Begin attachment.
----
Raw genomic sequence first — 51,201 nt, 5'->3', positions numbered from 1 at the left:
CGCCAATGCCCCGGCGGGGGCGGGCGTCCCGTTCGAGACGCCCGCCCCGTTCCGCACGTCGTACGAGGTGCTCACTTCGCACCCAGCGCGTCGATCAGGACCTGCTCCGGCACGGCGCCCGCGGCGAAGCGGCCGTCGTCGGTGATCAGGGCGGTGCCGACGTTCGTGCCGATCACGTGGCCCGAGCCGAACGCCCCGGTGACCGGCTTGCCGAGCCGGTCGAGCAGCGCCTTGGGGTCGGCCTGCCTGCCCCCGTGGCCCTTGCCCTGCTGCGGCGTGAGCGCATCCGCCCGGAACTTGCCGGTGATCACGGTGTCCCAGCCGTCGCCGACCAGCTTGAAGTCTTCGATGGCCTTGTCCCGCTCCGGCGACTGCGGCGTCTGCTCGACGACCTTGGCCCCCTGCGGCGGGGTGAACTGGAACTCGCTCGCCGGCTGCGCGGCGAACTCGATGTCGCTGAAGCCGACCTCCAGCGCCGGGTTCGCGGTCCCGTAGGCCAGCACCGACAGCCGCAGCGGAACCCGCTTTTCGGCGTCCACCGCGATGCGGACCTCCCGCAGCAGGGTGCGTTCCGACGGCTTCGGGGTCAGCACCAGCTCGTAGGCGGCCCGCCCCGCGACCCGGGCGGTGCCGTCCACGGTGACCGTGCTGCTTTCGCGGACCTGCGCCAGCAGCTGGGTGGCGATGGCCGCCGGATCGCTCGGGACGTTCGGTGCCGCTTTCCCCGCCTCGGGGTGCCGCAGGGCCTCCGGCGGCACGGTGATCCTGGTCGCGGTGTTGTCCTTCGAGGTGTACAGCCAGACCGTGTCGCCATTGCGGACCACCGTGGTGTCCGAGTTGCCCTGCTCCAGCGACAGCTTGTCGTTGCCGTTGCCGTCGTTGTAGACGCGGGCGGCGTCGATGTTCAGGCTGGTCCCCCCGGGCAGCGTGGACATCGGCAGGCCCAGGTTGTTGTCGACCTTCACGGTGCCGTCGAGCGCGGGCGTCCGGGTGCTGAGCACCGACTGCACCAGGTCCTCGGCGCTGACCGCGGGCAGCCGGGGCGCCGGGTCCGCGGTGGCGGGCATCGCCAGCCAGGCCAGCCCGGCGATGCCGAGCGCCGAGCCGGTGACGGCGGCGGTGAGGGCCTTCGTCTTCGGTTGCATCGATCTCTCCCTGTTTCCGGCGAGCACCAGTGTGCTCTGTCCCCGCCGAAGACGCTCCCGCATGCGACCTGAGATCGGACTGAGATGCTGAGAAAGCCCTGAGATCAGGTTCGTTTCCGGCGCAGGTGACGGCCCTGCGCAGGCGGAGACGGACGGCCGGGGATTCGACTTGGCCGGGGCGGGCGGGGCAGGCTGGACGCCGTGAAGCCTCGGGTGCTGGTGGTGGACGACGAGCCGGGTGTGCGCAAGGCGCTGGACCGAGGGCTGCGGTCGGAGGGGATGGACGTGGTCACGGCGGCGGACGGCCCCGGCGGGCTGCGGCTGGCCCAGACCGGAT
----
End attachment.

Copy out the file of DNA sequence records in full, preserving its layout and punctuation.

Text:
Raw genomic sequence first — 51,201 nt, 5'->3', positions numbered from 1 at the left:
CGCCAATGCCCCGGCGGGGGCGGGCGTCCCGTTCGAGACGCCCGCCCCGTTCCGCACGTCGTACGAGGTGCTCACTTCGCACCCAGCGCGTCGATCAGGACCTGCTCCGGCACGGCGCCCGCGGCGAAGCGGCCGTCGTCGGTGATCAGGGCGGTGCCGACGTTCGTGCCGATCACGTGGCCCGAGCCGAACGCCCCGGTGACCGGCTTGCCGAGCCGGTCGAGCAGCGCCTTGGGGTCGGCCTGCCTGCCCCCGTGGCCCTTGCCCTGCTGCGGCGTGAGCGCATCCGCCCGGAACTTGCCGGTGATCACGGTGTCCCAGCCGTCGCCGACCAGCTTGAAGTCTTCGATGGCCTTGTCCCGCTCCGGCGACTGCGGCGTCTGCTCGACGACCTTGGCCCCCTGCGGCGGGGTGAACTGGAACTCGCTCGCCGGCTGCGCGGCGAACTCGATGTCGCTGAAGCCGACCTCCAGCGCCGGGTTCGCGGTCCCGTAGGCCAGCACCGACAGCCGCAGCGGAACCCGCTTTTCGGCGTCCACCGCGATGCGGACCTCCCGCAGCAGGGTGCGTTCCGACGGCTTCGGGGTCAGCACCAGCTCGTAGGCGGCCCGCCCCGCGACCCGGGCGGTGCCGTCCACGGTGACCGTGCTGCTTTCGCGGACCTGCGCCAGCAGCTGGGTGGCGATGGCCGCCGGATCGCTCGGGACGTTCGGTGCCGCTTTCCCCGCCTCGGGGTGCCGCAGGGCCTCCGGCGGCACGGTGATCCTGGTCGCGGTGTTGTCCTTCGAGGTGTACAGCCAGACCGTGTCGCCATTGCGGACCACCGTGGTGTCCGAGTTGCCCTGCTCCAGCGACAGCTTGTCGTTGCCGTTGCCGTCGTTGTAGACGCGGGCGGCGTCGATGTTCAGGCTGGTCCCCCCGGGCAGCGTGGACATCGGCAGGCCCAGGTTGTTGTCGACCTTCACGGTGCCGTCGAGCGCGGGCGTCCGGGTGCTGAGCACCGACTGCACCAGGTCCTCGGCGCTGACCGCGGGCAGCCGGGGCGCCGGGTCCGCGGTGGCGGGCATCGCCAGCCAGGCCAGCCCGGCGATGCCGAGCGCCGAGCCGGTGACGGCGGCGGTGAGGGCCTTCGTCTTCGGTTGCATCGATCTCTCCCTGTTTCCGGCGAGCACCAGTGTGCTCTGTCCCCGCCGAAGACGCTCCCGCATGCGACCTGAGATCGGACTGAGATGCTGAGAAAGCCCTGAGATCAGGTTCGTTTCCGGCGCAGGTGACGGCCCTGCGCAGGCGGAGACGGACGGCCGGGGATTCGACTTGGCCGGGGCGGGCGGGGCAGGCTGGACGCCGTGAAGCCTCGGGTGCTGGTGGTGGACGACGAGCCGGGTGTGCGCAAGGCGCTGGACCGAGGGCTGCGGTCGGAGGGGATGGACGTGGTCACGGCGGCGGACGGCCCCGGCGGGCTGCGGCTGGCCCAGACCGGAT